Water Harvesting in Cooling Towers

EPA Contract Number: 68HERC22C0003
Title: Water Harvesting in Cooling Towers
Investigators: Khalil, Karim
Small Business: Infinite Cooling
EPA Contact: Richards, April
Phase: I
Project Period: December 1, 2021 through May 31, 2022
Project Amount: $100,000
RFA: Small Business Innovation Research (SBIR) Phase I (2022) RFA Text |  Recipients Lists
Research Category: SBIR - Water , Small Business Innovation Research (SBIR)

Description:

We are on the path to an extreme freshwater shortage and one of the US’s largest water consumers is cooling towers used in various applications such as HVAC for large buildings, power plants, data centers, and various industrial processes. In cooling towers, water is evaporated to provide cooling. The vapor is released into the atmosphere and typically forms a visible condensation plume as it mixes with the cooler ambient air. The remaining water in the tower becomes more concentrated in salts and pollutants and needs to be treated, at an additional cost. For a building with a million square feet, water consumption for cooling can be up to 20 million gallons/year and can cost about $200K/year. Saving some of this water can have a profound global impact on water scarcity. Infinite Cooling has developed technology that can recover water from cooling tower plumes using electric fields. The technology uses electrodes to charge the liquid water droplets in the plume and applies an electric field to attract them toward a collector mesh. The water is then drained and piped back into the cooling system or used for other applications. The collected water is very pure and thus more valuable than cooling tower make-up water and it can be used in various applications. In this Small Business Innovation Research Phase I project funded by EPA, Infinite Cooling proposes to build and test a water collection unit based on its proprietary technology, on a small cooling tower that is similar to towers used in commercial buildings. The testing would be done in-house and would be a proof of concept to show that some of the results we have observed in previous testing can be scaled to the type of cooling towers used in commercial buildings. This technology can reduce water consumption in these systems by up to 20%, reduce blowdown wastewater generation, and eliminate the plumes coming out of cooling towers. The potential savings water savings in commercial buildings with our technology can reach 100 billion gallons per year if it was deployed on all commercial buildings. The total market opportunity is $4B in the US alone. The technology can also be applied to similar cooling towers in other industries such as data centers, refrigeration centers, and light industry.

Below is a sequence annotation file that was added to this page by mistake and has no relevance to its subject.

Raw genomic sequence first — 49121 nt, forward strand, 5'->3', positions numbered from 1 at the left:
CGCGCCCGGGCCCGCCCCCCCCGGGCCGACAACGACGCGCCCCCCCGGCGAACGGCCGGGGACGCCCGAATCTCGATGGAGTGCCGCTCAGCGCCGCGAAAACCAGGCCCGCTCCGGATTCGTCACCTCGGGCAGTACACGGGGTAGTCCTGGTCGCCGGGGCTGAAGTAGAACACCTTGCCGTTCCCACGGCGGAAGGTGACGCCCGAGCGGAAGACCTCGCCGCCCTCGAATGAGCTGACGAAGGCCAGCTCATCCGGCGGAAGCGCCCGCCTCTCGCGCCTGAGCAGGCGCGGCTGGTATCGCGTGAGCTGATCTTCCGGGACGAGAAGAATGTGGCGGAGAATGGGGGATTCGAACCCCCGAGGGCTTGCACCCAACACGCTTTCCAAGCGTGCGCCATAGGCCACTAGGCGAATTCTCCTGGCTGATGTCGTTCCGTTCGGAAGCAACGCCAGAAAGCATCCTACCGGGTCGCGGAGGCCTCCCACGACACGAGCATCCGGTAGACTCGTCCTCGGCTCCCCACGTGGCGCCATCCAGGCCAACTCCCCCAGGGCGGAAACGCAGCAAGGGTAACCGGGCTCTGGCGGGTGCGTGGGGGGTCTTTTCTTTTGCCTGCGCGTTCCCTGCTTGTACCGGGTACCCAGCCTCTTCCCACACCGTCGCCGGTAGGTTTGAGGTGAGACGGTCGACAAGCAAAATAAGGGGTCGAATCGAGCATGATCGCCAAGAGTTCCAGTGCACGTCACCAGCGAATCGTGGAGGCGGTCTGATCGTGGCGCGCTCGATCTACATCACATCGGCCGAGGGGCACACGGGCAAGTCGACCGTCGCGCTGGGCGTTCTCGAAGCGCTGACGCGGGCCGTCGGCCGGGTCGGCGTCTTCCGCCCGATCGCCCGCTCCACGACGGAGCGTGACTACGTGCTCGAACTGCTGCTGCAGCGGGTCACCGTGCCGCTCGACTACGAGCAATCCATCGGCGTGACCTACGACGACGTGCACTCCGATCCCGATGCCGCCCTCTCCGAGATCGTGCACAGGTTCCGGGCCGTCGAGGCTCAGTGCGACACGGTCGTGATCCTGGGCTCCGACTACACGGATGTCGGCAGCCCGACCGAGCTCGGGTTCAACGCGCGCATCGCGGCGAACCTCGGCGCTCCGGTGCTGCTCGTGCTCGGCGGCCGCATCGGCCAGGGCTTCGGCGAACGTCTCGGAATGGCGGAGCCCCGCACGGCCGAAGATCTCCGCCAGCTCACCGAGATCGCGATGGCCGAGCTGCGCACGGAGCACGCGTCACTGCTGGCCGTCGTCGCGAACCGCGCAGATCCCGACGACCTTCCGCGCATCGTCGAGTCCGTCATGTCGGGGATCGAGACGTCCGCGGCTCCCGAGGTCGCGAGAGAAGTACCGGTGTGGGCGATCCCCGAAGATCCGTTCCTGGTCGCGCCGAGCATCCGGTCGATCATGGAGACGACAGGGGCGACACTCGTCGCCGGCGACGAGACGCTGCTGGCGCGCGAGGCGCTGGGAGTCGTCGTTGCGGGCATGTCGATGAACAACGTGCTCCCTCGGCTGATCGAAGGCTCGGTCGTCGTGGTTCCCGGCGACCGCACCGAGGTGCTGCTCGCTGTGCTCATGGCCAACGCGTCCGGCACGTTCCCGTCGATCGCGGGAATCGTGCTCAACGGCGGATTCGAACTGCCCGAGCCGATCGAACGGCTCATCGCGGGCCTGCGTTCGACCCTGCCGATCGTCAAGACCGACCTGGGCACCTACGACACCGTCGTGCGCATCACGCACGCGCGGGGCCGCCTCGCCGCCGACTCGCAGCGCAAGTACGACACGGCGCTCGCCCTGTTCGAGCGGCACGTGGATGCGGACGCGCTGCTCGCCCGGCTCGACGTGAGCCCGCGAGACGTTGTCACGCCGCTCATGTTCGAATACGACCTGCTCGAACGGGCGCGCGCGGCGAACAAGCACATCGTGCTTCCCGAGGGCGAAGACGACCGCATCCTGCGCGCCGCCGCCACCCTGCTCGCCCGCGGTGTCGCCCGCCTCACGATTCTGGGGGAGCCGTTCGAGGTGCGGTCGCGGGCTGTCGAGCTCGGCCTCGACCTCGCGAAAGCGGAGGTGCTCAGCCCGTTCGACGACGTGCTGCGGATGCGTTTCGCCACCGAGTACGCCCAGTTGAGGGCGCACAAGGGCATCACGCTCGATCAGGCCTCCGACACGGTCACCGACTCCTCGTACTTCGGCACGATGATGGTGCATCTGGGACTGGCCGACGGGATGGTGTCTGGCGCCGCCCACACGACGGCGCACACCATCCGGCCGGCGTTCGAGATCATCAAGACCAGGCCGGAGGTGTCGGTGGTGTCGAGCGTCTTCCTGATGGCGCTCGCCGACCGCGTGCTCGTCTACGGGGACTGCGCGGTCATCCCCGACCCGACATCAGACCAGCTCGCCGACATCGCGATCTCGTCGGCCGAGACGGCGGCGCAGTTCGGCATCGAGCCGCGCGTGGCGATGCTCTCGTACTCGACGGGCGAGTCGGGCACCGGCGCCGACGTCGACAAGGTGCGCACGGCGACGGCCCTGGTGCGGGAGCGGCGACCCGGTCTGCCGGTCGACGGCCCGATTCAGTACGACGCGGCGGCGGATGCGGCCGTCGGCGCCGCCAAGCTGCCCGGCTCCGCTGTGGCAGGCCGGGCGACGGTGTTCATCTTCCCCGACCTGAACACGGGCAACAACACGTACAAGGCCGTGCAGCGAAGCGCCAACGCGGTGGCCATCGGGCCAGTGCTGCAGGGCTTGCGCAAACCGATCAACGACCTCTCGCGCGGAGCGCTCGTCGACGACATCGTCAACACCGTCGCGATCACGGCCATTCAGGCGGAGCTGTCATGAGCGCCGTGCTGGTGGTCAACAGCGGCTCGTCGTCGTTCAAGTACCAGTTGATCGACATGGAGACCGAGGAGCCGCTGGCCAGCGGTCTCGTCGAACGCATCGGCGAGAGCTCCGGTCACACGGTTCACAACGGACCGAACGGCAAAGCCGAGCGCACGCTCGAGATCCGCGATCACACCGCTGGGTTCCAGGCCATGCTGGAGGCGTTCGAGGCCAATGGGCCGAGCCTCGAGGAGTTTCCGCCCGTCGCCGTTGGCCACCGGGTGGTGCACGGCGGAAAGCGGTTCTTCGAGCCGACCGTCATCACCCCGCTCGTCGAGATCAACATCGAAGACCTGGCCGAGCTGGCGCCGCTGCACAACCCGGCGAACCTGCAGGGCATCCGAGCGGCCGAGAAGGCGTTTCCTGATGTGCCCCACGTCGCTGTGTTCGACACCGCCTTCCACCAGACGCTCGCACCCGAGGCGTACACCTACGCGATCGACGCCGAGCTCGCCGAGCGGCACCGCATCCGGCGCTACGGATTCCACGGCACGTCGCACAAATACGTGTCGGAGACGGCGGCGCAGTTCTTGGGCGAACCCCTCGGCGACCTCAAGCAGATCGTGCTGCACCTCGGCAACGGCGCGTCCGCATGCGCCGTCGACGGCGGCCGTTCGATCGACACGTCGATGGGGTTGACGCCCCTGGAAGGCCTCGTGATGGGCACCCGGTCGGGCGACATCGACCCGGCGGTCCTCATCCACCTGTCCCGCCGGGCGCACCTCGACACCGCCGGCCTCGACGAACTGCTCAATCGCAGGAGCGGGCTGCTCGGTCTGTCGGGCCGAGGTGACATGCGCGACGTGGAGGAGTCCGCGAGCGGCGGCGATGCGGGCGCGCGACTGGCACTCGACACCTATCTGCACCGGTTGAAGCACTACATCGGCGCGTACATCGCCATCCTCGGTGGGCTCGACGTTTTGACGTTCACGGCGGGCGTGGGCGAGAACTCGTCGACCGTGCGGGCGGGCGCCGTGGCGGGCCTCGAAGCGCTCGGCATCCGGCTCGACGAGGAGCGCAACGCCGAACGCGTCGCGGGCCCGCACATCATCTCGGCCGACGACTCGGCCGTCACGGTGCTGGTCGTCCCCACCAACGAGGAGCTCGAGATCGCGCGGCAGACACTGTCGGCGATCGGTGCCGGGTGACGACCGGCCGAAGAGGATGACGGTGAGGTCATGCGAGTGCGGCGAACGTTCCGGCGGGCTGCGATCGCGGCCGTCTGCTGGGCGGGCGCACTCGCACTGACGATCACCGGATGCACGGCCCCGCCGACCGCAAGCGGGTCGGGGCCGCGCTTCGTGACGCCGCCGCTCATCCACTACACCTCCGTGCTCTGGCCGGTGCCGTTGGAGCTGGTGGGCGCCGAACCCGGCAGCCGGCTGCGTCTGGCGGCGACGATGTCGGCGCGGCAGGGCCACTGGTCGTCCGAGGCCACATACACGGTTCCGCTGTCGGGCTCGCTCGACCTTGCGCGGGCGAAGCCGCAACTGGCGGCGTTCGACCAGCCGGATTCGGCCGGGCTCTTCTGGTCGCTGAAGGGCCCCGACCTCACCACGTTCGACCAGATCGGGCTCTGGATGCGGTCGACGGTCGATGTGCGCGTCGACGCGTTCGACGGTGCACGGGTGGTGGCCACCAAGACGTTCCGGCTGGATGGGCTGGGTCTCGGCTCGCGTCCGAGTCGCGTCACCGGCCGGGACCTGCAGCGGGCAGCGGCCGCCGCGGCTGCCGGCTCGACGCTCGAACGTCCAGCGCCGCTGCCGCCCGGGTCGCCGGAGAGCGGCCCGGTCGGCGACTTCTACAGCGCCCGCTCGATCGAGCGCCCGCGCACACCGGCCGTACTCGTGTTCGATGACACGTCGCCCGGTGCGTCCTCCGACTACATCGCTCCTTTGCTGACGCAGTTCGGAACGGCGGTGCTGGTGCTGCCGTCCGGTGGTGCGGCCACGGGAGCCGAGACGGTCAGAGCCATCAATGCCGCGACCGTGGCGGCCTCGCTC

Progress and Final Reports:

  • Final